Youth gangs remain a considerable police and public health challenge. Knife crime is a significant cause of premature mortality and morbidity in Glasgow. Examples of gang fighting in Glasgow can be traced back to the 1700s, but the phenomena escalated in the 1840s following mass migration, rapid population expansion and the emergence of territorialism.
By examining the intra and inter gang networks and the importance of territorialism, there is an opportunity to improve our understanding of the impact youth gangs have on the life choices and chances of gang members and the wider communities in which they operate.
The analysis is drawn from police intelligence and crime data as well as primary research conducted with gang members and youth organisations. Application of the principles of criminal intelligence analysis when combined with anthropological study creates a picture of those involved in, or affected by, the activities of youth gangs.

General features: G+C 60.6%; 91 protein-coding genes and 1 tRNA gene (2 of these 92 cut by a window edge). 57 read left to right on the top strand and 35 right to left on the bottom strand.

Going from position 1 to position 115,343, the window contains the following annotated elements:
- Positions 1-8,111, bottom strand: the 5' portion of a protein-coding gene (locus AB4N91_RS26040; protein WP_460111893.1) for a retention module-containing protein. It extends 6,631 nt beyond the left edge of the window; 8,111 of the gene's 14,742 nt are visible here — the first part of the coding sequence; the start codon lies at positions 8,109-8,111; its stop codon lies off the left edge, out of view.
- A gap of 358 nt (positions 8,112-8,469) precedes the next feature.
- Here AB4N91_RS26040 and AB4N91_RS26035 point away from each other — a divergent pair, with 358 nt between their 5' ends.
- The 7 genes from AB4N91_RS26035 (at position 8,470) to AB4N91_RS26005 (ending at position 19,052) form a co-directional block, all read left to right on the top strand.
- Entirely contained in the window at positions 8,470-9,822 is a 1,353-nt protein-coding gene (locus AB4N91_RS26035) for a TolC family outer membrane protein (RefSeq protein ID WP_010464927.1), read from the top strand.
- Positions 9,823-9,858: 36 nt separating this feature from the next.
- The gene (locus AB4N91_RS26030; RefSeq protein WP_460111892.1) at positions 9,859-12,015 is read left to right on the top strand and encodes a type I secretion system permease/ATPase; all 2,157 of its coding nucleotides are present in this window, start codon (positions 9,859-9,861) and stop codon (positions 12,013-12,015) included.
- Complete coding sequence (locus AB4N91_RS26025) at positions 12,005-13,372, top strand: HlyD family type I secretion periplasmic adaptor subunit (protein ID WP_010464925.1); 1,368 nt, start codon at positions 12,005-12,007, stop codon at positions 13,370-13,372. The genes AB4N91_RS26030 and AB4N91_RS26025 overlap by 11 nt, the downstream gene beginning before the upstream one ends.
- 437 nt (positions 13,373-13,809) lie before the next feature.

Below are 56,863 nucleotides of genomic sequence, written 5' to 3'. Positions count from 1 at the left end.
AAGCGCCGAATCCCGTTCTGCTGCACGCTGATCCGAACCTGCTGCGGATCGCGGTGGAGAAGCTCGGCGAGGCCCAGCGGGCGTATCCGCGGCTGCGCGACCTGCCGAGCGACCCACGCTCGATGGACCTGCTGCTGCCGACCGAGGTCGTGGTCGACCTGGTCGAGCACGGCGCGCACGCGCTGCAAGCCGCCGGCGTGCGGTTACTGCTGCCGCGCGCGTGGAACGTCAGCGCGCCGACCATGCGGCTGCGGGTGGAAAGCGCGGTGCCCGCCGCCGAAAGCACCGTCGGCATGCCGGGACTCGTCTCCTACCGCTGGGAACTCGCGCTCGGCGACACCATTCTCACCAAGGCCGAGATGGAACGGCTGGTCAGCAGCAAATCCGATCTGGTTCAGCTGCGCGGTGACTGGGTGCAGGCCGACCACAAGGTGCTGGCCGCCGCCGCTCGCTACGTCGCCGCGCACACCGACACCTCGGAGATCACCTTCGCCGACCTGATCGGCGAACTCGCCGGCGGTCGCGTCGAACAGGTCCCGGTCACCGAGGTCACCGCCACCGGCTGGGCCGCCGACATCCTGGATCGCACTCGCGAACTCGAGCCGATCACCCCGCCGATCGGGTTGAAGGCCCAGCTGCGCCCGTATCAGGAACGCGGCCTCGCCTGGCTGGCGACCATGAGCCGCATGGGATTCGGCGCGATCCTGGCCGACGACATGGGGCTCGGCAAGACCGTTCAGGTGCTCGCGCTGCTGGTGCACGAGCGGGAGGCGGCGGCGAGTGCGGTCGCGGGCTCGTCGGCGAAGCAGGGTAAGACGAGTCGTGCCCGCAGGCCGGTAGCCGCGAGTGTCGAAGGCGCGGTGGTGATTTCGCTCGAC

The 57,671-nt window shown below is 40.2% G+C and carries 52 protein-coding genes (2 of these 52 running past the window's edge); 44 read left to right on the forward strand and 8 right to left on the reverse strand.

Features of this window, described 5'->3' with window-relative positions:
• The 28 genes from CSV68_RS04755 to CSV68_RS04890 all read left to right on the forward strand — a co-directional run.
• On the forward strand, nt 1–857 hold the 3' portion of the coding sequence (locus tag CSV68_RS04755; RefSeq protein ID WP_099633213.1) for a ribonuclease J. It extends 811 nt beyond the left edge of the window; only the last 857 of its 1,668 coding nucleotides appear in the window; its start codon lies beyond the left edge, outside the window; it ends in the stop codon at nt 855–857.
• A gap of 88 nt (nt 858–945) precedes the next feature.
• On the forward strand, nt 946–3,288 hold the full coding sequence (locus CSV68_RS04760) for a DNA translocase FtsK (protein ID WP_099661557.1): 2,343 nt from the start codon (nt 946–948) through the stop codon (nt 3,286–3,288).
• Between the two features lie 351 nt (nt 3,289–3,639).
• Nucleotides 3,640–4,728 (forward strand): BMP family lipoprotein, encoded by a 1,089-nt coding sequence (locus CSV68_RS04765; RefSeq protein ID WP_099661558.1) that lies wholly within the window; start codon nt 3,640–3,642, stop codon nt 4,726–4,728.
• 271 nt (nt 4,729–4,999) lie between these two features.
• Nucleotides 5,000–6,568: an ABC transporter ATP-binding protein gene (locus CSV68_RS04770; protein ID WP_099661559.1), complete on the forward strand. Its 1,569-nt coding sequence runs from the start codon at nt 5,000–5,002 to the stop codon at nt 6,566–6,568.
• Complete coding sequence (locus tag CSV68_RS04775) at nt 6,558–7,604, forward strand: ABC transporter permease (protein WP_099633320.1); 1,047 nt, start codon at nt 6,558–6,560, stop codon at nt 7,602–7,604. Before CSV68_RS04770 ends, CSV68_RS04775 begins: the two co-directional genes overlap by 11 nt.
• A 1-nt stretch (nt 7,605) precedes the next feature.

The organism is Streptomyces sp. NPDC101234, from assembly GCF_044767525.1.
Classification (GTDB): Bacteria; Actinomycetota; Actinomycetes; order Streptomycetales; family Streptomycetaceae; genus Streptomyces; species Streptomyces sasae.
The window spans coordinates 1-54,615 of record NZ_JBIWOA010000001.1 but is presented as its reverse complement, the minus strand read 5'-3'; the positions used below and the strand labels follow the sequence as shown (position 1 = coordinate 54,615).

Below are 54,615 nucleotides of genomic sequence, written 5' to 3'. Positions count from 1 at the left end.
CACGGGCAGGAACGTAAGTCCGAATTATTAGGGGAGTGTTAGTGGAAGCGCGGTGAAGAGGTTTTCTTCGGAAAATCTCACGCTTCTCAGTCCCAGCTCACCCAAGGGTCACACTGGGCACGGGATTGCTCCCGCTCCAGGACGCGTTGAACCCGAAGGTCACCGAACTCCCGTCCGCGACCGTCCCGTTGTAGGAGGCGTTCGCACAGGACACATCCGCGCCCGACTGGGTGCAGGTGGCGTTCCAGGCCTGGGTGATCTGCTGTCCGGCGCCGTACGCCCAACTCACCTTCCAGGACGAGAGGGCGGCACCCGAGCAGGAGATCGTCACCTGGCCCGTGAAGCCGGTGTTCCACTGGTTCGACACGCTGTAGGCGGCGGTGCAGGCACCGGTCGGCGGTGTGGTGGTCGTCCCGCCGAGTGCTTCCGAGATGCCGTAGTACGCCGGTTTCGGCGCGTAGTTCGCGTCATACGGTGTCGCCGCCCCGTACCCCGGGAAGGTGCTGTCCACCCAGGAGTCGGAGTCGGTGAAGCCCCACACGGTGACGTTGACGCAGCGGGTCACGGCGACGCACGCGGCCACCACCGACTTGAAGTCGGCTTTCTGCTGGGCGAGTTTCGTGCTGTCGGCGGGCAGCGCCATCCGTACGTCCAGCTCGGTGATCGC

Territorialism and gang membership is deeply ingrained in the east end of Glasgow and the feelings of belonging and camaraderie engendered have replaced traditional family bonds. The particular impact of territorialism is far reaching on both gang members and wider communities, making it difficult for agencies to provide services. Shifting patterns of gang alliances and rivalries complicate the picture further and contribute to our understanding of violence among these groups as being largely recreational in nature. The presentation will highlight how these challenges must be overcome if we are to improve the success of prevention strategies
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